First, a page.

Biology. The engorged female tick drops off the host animal and seeks a sheltered place to lay her eggs. Over 14 to 32 days she lays egg masses totaling 4,000 to 6,500 yellowish-brown eggs, and then dies. Egg hatch usually occurs in 36 to 57 days. Unfed 6-legged larvae actively crawl about seeking a host. They can survive for up to 540 days unfed. Larvae require about 4 days (range 3 to 13 days) to become engorged, then drop off the host and seek shelter for molting purposes. Usually 10+ days (range 6 to 247 days) are required from drop to nymphal emergence. Unfed nymphs (8-legged) actively crawl about seeking a host. Engorgement usually requires about 6 days (range 3 to 12) but they can survive for up to 584 days unfed. After feeding, they drop off the host and seek shelter in which to molt. Molting usually requires about 24 days (range 24 to 291). Adults crawl up on grass or other low vegetation and wait for a host to pass. After both sexes have fed, females are completely engorged in about 11 days (range 5 to 27 days), mating occurs on the host. Males continue to feed but females drop off to lay their eggs. Females require a 3 to 58 day preovipostion or waiting period before egg laying begins. Unfed adults can survive for about 2 to 3 years (up to 1,053 days). The entire life cycle (egg to egg) requires from 3 months to more than one year, and both larvae and nymphs can overwinter. In the northern states, a 2-year life cycle may be more common.

American dog ticks are the primary vector of Rocky Mountain spotted fever in the eastern United States, which they transmit from small animals. This is a severe, acute, infectious disease of the small peripheral blood vessels caused by a rickettsial organism whose characteristic symptom is a rash which develops in 2 to 5 days, starting with the wrists and ankles, and then spreads all over the body. Mortality in humans is 20% or more. Fortunately, attachment for 2 hours or more is required for transmission.

These ticks also transmit tularemia which is caused by a bacillus and is transmitted from rabbits, meadow voles, ground squirrels, sheep, beavers, coyotes, and various game birds. Symptoms include chills and fever, prostration, an ulcer at the tick-bit site, and tender, swollen lymph nodes.

In addition, American dog ticks can cause tick paralysis when they attach on the back of the neck or at the base of the skull and feed for at least 5 to 6 days. Paralytic symptoms usually start in the extremities and become evident as unsteadiness and loss of reflex actions. If the tick is not removed, death may result from respiratory failure; children are particularly susceptible. If the tick is removed, recovery is rapid and usually within 24 to 72 hours.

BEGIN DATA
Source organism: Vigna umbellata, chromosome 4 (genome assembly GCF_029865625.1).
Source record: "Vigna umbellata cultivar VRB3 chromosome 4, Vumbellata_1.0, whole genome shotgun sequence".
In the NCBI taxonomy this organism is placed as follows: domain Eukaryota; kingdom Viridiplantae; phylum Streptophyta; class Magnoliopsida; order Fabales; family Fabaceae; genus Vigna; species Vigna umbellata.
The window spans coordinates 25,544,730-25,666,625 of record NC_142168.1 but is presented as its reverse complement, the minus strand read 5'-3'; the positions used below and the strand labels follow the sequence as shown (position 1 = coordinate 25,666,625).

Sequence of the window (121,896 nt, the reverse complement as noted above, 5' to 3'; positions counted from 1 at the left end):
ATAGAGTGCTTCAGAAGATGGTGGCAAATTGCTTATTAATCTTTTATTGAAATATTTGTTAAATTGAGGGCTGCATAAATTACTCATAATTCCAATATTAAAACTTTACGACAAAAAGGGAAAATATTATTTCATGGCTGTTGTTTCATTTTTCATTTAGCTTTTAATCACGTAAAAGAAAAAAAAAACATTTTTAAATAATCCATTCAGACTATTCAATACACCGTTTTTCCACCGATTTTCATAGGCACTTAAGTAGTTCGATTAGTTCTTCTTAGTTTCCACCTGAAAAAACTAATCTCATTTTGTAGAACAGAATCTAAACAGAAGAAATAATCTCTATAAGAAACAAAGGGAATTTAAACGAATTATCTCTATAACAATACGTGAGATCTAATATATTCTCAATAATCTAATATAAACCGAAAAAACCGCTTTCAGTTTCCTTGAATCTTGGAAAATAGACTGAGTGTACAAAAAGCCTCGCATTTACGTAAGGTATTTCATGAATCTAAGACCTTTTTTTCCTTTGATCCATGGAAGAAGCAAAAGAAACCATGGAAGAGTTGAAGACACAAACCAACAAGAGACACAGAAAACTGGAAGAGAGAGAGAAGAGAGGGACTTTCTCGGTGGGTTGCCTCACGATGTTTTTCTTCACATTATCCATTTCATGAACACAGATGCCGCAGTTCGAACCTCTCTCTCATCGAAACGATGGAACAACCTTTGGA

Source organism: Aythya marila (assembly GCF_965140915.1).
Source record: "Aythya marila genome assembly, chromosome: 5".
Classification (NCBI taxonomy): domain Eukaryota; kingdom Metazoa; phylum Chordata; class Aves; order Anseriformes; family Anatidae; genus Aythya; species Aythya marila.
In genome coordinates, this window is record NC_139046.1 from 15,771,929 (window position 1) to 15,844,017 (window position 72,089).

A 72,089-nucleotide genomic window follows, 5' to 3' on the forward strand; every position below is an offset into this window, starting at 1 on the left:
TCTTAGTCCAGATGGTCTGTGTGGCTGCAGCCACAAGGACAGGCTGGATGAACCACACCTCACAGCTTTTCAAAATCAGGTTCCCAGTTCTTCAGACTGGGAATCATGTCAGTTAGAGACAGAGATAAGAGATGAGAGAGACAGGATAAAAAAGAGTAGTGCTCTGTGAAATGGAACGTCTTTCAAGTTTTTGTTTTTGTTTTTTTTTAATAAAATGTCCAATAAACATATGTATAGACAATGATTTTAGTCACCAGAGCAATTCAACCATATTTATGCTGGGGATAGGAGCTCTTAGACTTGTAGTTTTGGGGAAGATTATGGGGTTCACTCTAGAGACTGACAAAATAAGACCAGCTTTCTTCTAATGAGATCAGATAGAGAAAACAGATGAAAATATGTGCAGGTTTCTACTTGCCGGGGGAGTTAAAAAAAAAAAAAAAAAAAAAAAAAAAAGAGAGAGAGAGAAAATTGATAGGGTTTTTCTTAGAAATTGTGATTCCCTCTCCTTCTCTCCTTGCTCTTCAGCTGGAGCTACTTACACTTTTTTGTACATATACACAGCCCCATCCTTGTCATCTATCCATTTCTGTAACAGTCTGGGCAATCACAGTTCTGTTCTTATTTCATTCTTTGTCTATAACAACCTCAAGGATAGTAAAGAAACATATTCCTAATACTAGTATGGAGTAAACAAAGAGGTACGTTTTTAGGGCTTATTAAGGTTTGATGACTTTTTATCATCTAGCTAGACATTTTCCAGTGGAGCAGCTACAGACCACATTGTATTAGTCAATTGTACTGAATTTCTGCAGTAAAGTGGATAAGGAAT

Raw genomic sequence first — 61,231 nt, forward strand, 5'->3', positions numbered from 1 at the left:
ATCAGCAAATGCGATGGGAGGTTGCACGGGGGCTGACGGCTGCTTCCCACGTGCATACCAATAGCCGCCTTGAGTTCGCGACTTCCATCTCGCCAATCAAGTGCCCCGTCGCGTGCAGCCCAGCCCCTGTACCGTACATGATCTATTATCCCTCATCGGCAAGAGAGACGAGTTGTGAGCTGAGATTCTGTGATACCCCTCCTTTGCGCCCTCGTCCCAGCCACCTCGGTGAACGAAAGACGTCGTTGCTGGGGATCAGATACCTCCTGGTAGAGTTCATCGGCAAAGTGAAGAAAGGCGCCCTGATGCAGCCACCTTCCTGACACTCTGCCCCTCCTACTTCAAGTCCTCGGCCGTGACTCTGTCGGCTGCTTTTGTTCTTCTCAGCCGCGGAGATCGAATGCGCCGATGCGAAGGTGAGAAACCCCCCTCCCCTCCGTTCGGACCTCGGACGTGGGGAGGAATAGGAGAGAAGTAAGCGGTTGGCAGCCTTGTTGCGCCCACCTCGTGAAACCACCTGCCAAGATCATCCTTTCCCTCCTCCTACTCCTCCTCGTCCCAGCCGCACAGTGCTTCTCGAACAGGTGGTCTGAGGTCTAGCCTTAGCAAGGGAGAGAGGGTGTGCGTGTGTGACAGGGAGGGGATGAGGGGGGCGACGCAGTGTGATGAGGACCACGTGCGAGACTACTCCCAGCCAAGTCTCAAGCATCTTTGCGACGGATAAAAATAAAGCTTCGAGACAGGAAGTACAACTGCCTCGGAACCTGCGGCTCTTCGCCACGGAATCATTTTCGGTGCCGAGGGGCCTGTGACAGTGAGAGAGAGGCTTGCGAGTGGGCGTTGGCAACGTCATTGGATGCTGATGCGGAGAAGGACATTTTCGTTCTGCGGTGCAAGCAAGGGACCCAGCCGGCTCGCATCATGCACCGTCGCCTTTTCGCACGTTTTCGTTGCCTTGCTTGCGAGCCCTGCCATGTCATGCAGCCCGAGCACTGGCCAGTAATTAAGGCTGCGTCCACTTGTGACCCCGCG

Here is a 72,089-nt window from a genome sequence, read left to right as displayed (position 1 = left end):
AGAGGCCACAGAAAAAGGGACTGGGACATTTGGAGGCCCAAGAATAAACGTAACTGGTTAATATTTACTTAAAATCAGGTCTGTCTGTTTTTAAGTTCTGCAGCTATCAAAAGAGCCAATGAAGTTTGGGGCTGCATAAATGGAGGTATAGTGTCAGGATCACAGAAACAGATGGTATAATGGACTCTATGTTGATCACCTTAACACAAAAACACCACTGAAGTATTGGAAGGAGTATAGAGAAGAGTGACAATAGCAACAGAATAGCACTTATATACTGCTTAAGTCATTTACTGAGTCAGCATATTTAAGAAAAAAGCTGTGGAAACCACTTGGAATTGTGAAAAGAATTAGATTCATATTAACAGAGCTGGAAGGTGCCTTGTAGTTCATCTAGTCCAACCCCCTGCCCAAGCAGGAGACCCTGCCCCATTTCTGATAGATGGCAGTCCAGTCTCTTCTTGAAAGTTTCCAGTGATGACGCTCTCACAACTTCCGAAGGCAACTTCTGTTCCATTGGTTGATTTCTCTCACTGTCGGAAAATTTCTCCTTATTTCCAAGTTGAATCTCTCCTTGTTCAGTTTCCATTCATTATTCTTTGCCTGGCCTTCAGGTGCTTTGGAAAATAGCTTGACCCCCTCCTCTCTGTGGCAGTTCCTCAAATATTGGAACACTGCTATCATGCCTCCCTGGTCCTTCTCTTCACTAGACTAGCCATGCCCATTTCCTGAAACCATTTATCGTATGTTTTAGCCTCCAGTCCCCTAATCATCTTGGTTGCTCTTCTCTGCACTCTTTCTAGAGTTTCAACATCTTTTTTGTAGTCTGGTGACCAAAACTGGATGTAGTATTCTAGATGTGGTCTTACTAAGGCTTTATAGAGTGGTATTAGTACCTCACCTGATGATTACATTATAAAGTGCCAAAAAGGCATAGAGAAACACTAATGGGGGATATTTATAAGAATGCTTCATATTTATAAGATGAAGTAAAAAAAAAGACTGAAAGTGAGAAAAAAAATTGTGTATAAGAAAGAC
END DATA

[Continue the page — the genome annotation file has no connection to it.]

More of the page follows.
De-ticking dogs is an important way that Rocky Mountain spotted fever is spread. Handpicking is dangerous because infected tick secretions on the hands can be transmitted via contact with eyes, mucous membranes, etc. Use forceps or a scraping device for removal.

Habits. The American dog tick does not survive well indoors. If found indoors, It was probably carried in on a dog and dropped off when fully engorged to seek a suitable place for egg laying.

This is a 3-host tick, with each stage requiring a different host. Both larvae and nymphs actively crawl about seeking a small mammalian host, primarily rodents. Hosts include the deer mouse, meadow vole, cottontail rabbit, muskrat, Norway rat, squirrel, and cat.

Adults crawl up grass or other low vegetation, cling to it with their 3rd pair of legs, and wave their other legs about ready to grasp onto any passing host. This is called their “waiting position.” They prefer larger mammals as hosts and these include the preferred dog and others such as man, cattle, opossum, coyote, hog, horse, raccoon, wild cat, squirrel, sheep, skunk, deer, fox, domestic cat, mule, rabbit, Norway rat, ground squirrel, donkey/burro, weasel, and groundhog.

American dog ticks are attracted by the scent of animals and are therefore, most numerous along roads, paths and trails. The concentration is further increased along such travel routes by the dropping of engorged ticks from their host animal.

Larval and nymphal activity usually starts about the end of March, representing those which overwintered, and continues to mid-July. Nymphal activity predominates from June to early September. Adults become active about mid-April, peak in June, and decline until mid-September.

Control. Reducing the likelihood of being fed upon by American dog ticks can be separated into two recommendations to the public and two steps best left to a F&W pest management professional: